Psychiatric interview with Batstone ‘raised red flags,’ court hears

Doctor testifies that mother knew actions the day her daughter died were legally wrong

Accused South Surrey mother Lisa Batstone tried to give the impression she was psychotically ill at the time of her eight-year-old daughter’s death, BC Supreme Court officials heard Wednesday.

Forensic psychiatrist Jeanette Smith – called by defence counsel to testify in Batstone’s second-degree murder trial – spent four hours Wednesday painting a picture of Batstone’s mental state before and after the incident.

The court heard that in the hours following the Dec. 10, 2014 discovery of Teagan’s body, Batstone provided graphic details about killing her daughter to police, hospital staff and Peace Arch Hospital psychiatrist Dr. Douglas Maskall. However, Smith said when she interviewed Batstone in February and May in 2015, the mother changed her tone.

“She maintained she had no recollection of smothering her daughter – no, or little, memory of the actual offence,” Smith told the court.

That and other contradictory information, Smith said, “raised red flags” for her around the reliability of Batstone’s statements during their interview.

Batstone was arrested after Teagan’s body was found in the trunk of a car in a cul-de-sac just south of Crescent Road. She entered a not-guilty plea on Oct. 1, 2018, and the trial got underway in mid-November.

Wednesday, Smith was asked to discuss the level of impairment of Batstone’s “executive function” – ability to problem-solve, generate options and weigh consequences. Smith said Batstone’s executive function was likely compromised partly due to “clinically significant” levels of depression and anxiety.

Smith testified that Batstone was likely “unable to know that her actions (on the day Teagan died) were morally wrong,” but it was apparent that she knew they were legally wrong.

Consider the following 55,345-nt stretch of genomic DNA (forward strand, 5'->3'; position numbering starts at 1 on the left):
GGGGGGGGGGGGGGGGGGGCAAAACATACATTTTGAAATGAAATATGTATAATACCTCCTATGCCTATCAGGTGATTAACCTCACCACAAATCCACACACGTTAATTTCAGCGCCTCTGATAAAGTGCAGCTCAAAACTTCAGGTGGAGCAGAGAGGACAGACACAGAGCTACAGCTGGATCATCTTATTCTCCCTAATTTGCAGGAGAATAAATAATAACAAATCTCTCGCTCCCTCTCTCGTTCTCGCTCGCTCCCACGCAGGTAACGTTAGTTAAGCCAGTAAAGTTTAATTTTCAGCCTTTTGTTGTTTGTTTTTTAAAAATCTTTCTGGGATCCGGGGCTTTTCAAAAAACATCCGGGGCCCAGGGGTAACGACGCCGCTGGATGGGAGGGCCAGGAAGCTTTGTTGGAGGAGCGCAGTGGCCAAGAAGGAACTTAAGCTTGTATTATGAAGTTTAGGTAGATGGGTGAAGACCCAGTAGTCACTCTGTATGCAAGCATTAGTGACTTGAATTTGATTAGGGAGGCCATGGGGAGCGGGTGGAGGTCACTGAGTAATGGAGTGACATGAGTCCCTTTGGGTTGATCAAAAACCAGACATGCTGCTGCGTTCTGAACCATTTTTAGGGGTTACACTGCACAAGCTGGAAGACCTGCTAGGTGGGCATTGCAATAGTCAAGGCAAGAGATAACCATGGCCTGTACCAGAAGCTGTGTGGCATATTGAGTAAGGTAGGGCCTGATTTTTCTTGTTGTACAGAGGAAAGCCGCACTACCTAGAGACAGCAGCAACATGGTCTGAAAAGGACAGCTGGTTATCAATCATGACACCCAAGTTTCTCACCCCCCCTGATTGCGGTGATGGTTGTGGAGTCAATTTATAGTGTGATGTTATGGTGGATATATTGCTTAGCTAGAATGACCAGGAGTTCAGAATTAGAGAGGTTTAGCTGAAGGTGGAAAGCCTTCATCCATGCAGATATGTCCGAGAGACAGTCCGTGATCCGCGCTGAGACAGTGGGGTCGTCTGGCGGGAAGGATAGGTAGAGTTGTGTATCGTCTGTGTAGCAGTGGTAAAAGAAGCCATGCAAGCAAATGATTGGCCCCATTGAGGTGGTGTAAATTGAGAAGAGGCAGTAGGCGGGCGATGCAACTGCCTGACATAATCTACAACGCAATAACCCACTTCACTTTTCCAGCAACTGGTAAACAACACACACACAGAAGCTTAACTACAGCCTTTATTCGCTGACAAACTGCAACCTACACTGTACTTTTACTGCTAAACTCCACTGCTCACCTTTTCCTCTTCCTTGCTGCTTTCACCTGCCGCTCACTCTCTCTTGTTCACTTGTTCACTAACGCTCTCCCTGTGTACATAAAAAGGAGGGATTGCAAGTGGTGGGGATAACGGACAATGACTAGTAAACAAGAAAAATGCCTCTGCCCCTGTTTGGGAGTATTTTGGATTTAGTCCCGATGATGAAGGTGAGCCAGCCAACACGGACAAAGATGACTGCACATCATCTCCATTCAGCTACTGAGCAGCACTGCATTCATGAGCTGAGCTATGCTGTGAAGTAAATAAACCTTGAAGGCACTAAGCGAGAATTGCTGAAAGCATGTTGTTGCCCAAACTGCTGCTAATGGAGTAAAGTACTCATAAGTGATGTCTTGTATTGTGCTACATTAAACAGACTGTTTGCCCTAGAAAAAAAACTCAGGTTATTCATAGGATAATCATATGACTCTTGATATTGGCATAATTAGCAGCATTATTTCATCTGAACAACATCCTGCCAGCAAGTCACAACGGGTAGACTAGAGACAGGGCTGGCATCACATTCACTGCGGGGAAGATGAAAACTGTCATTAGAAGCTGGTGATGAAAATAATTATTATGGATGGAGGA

“I have concerns that she was able to see the consequences,” Smith said.

Cited red flags included that Batstone had not told police and officials who first interacted with her following Teagan’s death – but had told Smith in her later interviews – about a repeated voice she had heard: “you have to save her, you have to protect her.”

Batstone also provided conflicting reports with respect to her opinion on her ex-husband Gabe Batstone, Smith said. In the hours following her arrest, Batstone told police and hospital staff that Gabe was “evil” and “psychotic.” However, the court heard, Batstone told Smith she holds no anger towards Gabe.

In cross-examination, Crown counsel Christopher McPherson read from one of Smith’s reports outlining her opinion that Batstone’s “hallucination… was perhaps directed at giving the impression to the assessing forensic psychiatrist (Smith) that she had been psychotically ill at the time of the offence, and therefore eligible for a finding of NCRMD (not criminally responsible on account of mental disorder),” McPherson said.

Smith acknowledged she had previously formed the opinion that Batstone was not criminally responsible for the murder, but “now, I cannot concretely say that she is not criminally responsible,” even though executive function was compromised.

Smith was to return to the stand Thursday, after Peace Arch News press time.

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